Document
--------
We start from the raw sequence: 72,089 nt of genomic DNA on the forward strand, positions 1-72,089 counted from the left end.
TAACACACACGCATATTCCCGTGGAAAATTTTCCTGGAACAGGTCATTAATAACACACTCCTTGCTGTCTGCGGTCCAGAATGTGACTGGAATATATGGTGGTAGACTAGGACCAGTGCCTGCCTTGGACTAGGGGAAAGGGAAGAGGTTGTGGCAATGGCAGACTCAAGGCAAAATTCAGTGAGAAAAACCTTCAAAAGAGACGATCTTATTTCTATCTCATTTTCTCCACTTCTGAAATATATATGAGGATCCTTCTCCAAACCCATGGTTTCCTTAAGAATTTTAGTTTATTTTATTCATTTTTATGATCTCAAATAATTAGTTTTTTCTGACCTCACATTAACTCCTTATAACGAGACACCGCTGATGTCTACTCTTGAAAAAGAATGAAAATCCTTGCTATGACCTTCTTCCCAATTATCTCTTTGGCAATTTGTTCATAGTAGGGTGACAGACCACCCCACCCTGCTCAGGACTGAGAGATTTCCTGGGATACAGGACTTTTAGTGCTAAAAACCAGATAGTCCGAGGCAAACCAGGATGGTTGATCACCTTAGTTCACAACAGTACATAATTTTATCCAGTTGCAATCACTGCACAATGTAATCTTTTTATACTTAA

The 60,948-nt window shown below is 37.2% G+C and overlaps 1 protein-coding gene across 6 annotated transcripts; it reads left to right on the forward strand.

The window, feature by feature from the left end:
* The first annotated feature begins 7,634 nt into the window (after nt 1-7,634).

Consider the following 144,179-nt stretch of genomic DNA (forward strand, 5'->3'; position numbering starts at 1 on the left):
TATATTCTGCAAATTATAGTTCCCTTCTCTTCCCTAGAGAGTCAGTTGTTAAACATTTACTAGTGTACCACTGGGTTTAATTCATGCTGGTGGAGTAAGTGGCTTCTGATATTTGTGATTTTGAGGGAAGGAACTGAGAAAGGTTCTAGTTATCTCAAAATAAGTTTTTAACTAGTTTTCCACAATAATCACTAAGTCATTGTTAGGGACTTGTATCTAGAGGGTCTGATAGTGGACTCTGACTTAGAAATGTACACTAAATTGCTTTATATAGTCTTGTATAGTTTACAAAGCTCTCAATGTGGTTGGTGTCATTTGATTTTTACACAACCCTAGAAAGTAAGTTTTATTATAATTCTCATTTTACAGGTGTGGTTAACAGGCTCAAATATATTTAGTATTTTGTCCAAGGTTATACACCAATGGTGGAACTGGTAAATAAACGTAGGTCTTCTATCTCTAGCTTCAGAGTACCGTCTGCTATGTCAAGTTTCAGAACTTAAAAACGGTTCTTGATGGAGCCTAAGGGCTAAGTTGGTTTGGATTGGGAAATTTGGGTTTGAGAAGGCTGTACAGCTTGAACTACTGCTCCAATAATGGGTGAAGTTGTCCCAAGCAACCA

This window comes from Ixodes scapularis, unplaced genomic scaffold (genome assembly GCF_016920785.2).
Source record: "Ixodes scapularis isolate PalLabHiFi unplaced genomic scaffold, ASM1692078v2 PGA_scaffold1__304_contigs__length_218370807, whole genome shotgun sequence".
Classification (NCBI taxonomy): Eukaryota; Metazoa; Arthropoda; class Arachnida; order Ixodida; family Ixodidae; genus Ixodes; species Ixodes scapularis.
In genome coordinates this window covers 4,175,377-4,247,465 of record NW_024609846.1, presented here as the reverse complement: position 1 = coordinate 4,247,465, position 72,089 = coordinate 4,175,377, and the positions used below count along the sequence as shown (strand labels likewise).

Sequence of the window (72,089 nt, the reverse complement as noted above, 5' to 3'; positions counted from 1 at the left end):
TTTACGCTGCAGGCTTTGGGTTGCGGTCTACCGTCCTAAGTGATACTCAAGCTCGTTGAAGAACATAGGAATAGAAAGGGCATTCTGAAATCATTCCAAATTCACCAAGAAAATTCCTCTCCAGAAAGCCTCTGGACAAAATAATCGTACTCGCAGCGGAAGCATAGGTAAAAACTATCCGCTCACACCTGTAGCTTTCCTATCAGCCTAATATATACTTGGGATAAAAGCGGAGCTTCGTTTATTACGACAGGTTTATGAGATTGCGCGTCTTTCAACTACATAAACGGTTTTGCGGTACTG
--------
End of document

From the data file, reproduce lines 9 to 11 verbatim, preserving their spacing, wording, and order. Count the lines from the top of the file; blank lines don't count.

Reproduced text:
Source record: "Ixodes scapularis isolate PalLabHiFi unplaced genomic scaffold, ASM1692078v2 PGA_scaffold1__304_contigs__length_218370807, whole genome shotgun sequence".
Classification (NCBI taxonomy): Eukaryota; Metazoa; Arthropoda; class Arachnida; order Ixodida; family Ixodidae; genus Ixodes; species Ixodes scapularis.
In genome coordinates this window covers 4,175,377-4,247,465 of record NW_024609846.1, presented here as the reverse complement: position 1 = coordinate 4,247,465, position 72,089 = coordinate 4,175,377, and the positions used below count along the sequence as shown (strand labels likewise).